DALLAS -- NFL cheerleaders are more than just sideline decoration. They often enjoy the same glamour and recognition as the players on the teams they root for.

I would argue that, at one point in time, the Dallas Cowboys Cheerleaders were bigger than the Dallas Cowboys, said Kimberly Priest Johnson.

But when she donned the iconic uniform, their paychecks were considerably smaller. She was paid just $25 a game. Priest Johnson spent a year cheering for the Cowboys and four with the Mavericks before becoming an attorney.

She's defended several class action lawsuits involving the Fair Labor Standards Act (FLSA), much like the one filed by the Buffalo Jills Cheerleading Squad.

It could have far reaching effects across the NFL and across the NBA, Priest Johnson said.

The Buffalo cheerleaders argue they are employees who should be paid at least minimum wage. The companies that manage the squad have said they're not employees. They maintain the cheerleaders are independent contractors and not covered by FLSA.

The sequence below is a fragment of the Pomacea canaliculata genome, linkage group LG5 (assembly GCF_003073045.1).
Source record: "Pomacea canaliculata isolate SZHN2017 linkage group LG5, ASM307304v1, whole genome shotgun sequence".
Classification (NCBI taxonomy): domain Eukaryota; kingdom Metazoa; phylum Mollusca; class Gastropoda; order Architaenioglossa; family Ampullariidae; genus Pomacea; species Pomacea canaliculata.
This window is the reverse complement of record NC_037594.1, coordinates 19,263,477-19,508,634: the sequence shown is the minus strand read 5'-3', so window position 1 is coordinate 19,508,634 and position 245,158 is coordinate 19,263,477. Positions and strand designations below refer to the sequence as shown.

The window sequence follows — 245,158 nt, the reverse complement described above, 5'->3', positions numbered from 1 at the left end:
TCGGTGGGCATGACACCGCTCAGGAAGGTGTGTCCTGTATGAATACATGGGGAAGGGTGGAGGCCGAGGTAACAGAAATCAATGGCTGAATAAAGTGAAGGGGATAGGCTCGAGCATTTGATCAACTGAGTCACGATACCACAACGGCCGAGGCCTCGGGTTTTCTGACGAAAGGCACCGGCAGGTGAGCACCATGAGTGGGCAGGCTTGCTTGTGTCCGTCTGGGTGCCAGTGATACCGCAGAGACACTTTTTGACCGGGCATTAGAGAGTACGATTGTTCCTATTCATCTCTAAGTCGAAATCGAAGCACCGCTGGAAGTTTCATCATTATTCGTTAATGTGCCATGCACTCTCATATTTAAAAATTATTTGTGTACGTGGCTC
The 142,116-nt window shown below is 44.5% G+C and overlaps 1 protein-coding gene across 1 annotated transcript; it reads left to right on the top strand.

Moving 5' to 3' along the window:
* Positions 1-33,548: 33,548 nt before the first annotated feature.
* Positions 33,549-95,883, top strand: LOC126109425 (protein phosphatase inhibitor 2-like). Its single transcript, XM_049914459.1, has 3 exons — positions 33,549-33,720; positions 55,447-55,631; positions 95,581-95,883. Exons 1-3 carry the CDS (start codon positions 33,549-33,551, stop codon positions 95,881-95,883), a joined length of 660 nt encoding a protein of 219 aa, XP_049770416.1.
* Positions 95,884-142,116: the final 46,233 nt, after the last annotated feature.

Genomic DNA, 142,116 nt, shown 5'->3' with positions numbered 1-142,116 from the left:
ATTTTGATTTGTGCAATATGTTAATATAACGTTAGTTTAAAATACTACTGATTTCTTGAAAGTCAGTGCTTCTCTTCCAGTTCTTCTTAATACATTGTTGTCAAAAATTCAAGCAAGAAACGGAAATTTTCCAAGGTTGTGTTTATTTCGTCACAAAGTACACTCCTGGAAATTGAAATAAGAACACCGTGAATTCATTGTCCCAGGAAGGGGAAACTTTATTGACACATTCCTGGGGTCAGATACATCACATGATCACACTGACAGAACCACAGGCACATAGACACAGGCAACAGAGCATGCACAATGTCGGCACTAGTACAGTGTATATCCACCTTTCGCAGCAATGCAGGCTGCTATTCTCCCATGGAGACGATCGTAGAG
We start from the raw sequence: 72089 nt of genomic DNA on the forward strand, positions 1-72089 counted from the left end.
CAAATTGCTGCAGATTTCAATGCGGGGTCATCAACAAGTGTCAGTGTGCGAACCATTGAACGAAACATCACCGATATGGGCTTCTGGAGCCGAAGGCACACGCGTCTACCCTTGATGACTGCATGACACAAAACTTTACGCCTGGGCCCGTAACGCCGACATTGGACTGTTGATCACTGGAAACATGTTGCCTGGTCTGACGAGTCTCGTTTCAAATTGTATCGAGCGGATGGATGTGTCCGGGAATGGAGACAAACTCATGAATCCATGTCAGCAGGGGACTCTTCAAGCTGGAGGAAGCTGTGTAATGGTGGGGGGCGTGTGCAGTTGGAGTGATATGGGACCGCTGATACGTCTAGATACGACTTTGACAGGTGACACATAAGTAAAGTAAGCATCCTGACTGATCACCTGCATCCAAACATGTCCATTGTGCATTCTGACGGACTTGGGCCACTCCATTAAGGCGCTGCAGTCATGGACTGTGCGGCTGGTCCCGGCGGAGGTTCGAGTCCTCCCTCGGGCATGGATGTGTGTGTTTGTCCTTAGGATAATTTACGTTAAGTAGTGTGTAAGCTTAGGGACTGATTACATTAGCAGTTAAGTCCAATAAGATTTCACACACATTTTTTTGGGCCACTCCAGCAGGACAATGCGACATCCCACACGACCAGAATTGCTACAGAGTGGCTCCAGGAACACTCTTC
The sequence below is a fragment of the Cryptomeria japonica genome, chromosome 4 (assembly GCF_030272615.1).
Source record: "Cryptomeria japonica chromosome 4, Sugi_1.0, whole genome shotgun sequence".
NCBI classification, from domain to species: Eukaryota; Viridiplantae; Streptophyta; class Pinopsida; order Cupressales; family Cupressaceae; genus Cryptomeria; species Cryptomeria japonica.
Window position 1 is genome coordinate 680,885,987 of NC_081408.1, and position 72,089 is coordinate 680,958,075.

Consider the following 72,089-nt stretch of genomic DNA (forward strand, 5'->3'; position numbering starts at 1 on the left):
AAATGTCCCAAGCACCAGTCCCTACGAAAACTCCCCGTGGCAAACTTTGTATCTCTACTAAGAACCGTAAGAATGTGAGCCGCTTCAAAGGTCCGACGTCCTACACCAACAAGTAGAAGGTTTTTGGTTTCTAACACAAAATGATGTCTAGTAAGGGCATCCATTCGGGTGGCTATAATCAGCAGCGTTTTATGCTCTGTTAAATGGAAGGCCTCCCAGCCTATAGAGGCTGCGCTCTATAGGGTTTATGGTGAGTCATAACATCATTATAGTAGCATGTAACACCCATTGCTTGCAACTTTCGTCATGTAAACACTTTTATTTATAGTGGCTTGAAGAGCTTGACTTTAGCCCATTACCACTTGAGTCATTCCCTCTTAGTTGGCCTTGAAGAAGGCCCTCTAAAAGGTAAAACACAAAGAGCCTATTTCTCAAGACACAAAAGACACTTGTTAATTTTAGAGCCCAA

Priest Johnson said legally, they fit the definition of employee, because the teams control more than just the hours they spend practicing, performing, and making appearances.

When you are a professional cheerleader, Priest Johnson said, They control every single thing about you. They control your look. They control what you can post on social media.

The bad publicity that comes with litigation is nothing to cheer about.

I expect that the cheerleading organizations will change to paying their cheerleaders at least the minimum wage, Priest Johnson said.

It's a move that may prove to be less costly for the multi-billion dollar sports industry than more lawsuits.


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